Nokia spared no expense when it comes to the connectivity of the Nokia E6.
For starters, all kinds of network connectivity options are at your disposal - GPRS, EDGE and 3G with HSPA (10.2 Mbps HSDPA and 2.0 Mbps HSUPA). The GSM/EDGE networking comes in quad-band flavor and the 3G covers all the five bands available worldwide – 850/900/1700/1900/2100 MHz.
Bluetooth connectivity is version 3.0 with stereo support and there's a WirelessN-enabled Wi-Fi radio.
USB is version 2.0, with the standard microUSB port capable of charging the phones besides transferring data. We already covered the USB On-The-Go functionality, but just for the record, we had very little trouble connecting to USB mass storage devices - phones (including Andoids), card readers and thumb drives. Unpopular card formats were a problem though but how often would you need to connect a CF card anyway.
A 3.5mm port rounds off the wired connectivity where you can connect a standard Nokia 3.5mm A/V cable for both audio and video output. There is no high-definition TV output though.
Unfortunately, Symbian^3 didn’t deliver the browser overhaul that the platform needs desperately despite the added multi-touch and FlashLite 4.0 support. Symbian Anna is here to make up for this and Nokia E6 is granted with a better web browser.
The new browser (v7.3) promises faster loading times, better responsiveness, search-integrated address field, always visible back button and more. The reality is quite close to what Nokia has promised - the new browser is indeed both faster and more responsive, with improved history and address field.
There is better tab management now similar to the iOS's Safari - you choose the dedicated Windows key from the menu and then you can add or close tabs or just scroll between them.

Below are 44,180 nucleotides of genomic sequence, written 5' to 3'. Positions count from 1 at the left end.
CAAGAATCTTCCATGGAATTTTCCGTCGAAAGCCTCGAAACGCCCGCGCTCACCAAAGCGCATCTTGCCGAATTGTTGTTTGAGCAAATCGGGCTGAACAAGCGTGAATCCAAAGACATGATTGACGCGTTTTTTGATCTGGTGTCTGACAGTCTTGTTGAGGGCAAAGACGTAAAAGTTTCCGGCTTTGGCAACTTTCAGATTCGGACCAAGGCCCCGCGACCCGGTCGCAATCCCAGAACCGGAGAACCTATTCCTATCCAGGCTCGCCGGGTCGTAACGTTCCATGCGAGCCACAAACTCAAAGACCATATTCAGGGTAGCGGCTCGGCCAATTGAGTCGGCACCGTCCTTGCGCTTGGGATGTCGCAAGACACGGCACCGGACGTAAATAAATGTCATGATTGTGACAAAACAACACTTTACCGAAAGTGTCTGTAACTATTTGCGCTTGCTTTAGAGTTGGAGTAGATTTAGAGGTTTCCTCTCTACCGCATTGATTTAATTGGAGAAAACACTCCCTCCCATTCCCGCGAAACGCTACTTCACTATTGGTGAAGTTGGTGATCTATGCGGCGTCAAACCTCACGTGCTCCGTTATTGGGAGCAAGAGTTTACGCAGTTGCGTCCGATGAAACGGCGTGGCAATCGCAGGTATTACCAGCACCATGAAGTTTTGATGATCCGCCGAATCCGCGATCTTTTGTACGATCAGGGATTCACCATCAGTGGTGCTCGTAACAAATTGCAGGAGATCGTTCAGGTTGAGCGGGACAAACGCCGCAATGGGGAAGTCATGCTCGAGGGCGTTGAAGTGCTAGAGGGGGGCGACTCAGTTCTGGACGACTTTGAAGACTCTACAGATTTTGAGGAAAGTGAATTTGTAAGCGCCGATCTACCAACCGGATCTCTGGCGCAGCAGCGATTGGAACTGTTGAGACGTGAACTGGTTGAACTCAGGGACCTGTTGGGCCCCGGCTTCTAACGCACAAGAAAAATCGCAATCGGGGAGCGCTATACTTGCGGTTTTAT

The browser has better page rendering and offers some nice features such as different font sizes (5 options), auto fill-in of web forms and a password manager. Double tap and pinch zooming work good, but the smaller screen makes the double tap gesture feels more natural here. There is also support for kinetic scrolling, which also seems to work quite well.
The address field auto hides when you scroll the page down and supports search. When you type something you need to choose explicitly the search option below, otherwise you'll probably get an error.
The Find-on-page feature enables keyword search. The visual history is a nice bonus that can help you find a page you've visited more easily. There's also a popup blocker.
The Flash Lite 4.0 support is enough for playing flash videos, but YouTube plays only up to 360p videos so you might as well be using the mobile site. Also, Flash games don’t work so it seems like a good idea to use the option to switch Flash off to cut down on loading times and save some yourself some data traffic.
Nokia E6 offers generally good experience. Its performance is still nowhere near most of its competitors today, but is a huge step into the right direction. And the best part is this browser will surely satisfy most of the E6 targeted users.
The Nokia E6 comes with an Office document editor out of the box (Quickoffice). It has plenty of features and it even doubles as a file manager. The Recent files option is the fastest way to go back to some of the documents you’ve worked on lately.
Quickoffice can view and edit Word, Excel and PowerPoint documents. All the Office docs open directly in editing mode, there is no viewing-only. Pinch zooming is supported everywhere and works like a charm.
Editors have plenty of features – advanced formatting, editing tables, full list of Excel functions and so on, but their menu/submenu based interface is less than user friendly and while it’s not a deal-breaker, it certainly detracts from the ease of use.
The PowerPoint editor was the worst offender here – it can’t edit when you zoom in and once you do start editing, you need several clicks just to change the text in a label.
Editing documents is generally fast enough even when you are working with the Office 2007 docx format.
As for the file managing functions of Quickoffice, it’s not better than the standard File browser and we did notice slight (but annoying) lag when scrolling.
For viewing PDF files, there’s the standard Adobe app - it's quite sluggish, but supports pinch-zooming which works reasonably fast.